If non-invasive treatments don’t help, surgery is an option that has helped many women. However, you should know that procedures that use vaginal mesh implants, such as bladder slings, to treat SUI are riskier than traditional surgeries. The Food and Drug Administration (FDA) has released safety alerts on these products due to a drastic increase in reports of serious complications over the past few years, such as mesh erosion, organ perforation, mesh shrinkage and infection. These complications have caused many women severe pain. Thousands have sought justice through the filing of a transvaginal mesh lawsuit. Since most SUI cases can be resolved without mesh, talking to your doctor about procedures that don’t use mesh is probably your safest bet.Elizabeth Carrollton writes to inform the general public about defective medical
devices and dangerous drugs for Drugwatch.com.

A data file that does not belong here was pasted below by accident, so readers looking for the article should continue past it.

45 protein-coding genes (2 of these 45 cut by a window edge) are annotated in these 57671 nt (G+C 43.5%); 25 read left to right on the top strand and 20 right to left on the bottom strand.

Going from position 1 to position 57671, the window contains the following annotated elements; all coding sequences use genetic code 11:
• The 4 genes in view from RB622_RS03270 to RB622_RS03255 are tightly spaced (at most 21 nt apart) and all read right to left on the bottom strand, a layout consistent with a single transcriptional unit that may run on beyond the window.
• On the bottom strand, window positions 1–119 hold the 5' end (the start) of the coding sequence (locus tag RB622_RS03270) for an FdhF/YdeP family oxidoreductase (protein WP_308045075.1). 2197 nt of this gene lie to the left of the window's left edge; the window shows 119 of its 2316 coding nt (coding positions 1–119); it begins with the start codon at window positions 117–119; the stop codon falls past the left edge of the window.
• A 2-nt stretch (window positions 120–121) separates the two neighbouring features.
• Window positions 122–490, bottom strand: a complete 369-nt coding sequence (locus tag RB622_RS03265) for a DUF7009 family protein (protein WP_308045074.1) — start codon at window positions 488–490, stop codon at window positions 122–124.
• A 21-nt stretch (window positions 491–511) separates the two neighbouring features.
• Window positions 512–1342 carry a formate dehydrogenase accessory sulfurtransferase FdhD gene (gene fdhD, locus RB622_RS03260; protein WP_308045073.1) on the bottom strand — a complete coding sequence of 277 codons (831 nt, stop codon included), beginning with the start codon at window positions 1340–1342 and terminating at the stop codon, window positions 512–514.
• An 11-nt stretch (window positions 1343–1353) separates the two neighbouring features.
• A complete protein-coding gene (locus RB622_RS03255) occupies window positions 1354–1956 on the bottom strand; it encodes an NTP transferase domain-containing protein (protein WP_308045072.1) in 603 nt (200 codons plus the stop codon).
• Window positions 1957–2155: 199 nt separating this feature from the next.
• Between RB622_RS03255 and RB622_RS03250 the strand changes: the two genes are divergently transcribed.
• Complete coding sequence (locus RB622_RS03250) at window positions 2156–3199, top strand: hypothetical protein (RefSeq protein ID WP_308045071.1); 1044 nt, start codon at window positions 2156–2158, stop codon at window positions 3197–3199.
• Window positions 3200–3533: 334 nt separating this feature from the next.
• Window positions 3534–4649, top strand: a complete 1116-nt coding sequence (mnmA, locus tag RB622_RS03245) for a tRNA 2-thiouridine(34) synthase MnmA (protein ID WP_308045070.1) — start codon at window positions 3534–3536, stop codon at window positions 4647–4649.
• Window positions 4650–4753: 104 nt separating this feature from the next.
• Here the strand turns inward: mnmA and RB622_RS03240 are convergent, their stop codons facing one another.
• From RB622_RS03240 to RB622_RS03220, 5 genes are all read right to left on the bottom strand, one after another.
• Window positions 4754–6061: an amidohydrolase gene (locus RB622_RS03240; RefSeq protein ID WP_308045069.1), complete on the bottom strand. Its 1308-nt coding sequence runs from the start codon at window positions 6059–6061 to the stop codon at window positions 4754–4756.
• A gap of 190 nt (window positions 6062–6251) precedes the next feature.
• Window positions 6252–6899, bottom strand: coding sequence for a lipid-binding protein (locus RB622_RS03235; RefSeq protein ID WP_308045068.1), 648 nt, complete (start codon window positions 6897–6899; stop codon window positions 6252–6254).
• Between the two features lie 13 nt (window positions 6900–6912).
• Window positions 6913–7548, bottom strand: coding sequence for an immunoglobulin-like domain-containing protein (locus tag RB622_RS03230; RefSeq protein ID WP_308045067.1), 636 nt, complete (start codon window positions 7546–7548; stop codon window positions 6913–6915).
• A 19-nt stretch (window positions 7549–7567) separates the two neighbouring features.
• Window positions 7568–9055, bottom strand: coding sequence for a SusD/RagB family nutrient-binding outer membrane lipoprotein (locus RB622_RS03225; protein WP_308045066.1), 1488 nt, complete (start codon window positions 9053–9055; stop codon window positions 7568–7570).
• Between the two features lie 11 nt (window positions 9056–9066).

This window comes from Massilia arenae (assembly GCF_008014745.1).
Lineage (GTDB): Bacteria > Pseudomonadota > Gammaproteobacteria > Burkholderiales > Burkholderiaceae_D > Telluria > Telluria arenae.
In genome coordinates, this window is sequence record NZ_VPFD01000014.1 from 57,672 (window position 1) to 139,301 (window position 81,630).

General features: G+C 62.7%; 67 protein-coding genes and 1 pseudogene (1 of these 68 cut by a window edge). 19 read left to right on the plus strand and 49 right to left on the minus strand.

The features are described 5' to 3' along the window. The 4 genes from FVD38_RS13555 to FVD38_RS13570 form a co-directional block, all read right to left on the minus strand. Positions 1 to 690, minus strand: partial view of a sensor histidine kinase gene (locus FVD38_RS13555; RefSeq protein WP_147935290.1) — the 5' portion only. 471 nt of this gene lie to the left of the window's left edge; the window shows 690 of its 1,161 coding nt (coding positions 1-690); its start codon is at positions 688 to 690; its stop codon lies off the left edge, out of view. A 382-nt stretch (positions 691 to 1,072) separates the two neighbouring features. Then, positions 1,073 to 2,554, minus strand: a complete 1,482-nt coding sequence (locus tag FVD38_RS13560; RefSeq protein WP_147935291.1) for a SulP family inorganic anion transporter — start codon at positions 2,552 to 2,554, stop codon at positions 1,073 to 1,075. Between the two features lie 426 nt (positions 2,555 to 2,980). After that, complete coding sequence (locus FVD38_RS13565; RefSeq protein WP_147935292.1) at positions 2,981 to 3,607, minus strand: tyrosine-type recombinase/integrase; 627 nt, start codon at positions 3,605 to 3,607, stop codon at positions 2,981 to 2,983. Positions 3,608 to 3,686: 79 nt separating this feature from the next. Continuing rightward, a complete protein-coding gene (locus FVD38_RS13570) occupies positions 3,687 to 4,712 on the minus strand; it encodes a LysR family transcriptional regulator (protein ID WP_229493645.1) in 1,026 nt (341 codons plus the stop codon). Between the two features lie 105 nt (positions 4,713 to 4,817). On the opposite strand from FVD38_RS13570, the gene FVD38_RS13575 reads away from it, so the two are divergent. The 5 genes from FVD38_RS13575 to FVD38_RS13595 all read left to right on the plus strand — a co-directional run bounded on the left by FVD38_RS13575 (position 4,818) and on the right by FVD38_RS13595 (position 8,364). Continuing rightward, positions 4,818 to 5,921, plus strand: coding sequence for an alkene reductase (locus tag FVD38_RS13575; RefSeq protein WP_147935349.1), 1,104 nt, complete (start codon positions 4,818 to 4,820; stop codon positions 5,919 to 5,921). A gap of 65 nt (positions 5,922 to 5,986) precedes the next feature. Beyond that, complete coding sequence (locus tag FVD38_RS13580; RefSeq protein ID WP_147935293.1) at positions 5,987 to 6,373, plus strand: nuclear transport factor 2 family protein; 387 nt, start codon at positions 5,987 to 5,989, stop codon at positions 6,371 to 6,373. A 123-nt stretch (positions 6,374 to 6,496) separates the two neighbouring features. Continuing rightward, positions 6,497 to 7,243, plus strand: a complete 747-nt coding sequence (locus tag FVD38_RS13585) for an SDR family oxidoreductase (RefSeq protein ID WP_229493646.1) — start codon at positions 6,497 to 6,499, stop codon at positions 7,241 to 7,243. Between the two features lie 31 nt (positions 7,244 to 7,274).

I came across this on Facebook, and it struck me as a fascinating topic, and one in which I’d say affects the majority of women in some way after the birth of their children.
Why is it that we have come to accept our pregnant bodies as a thing of beautiful which is celebrated and praised, yet we are so ashamed as a society of our post birth body.
Why is this subject never talked about?
Margaret Lazarus‘ film BirthMarkings explores our post-birth bodies, and how our self-image changes after giving birth. BirthMarkings reframes the concept of beauty and motherhood, raises important questions about body image, and reveals the incongruity of western standards of beauty with the natural process of pregnancy and childbirth.
How do you feel about your body since giving birth?
Related Topic – ‘Beautiful Whatever’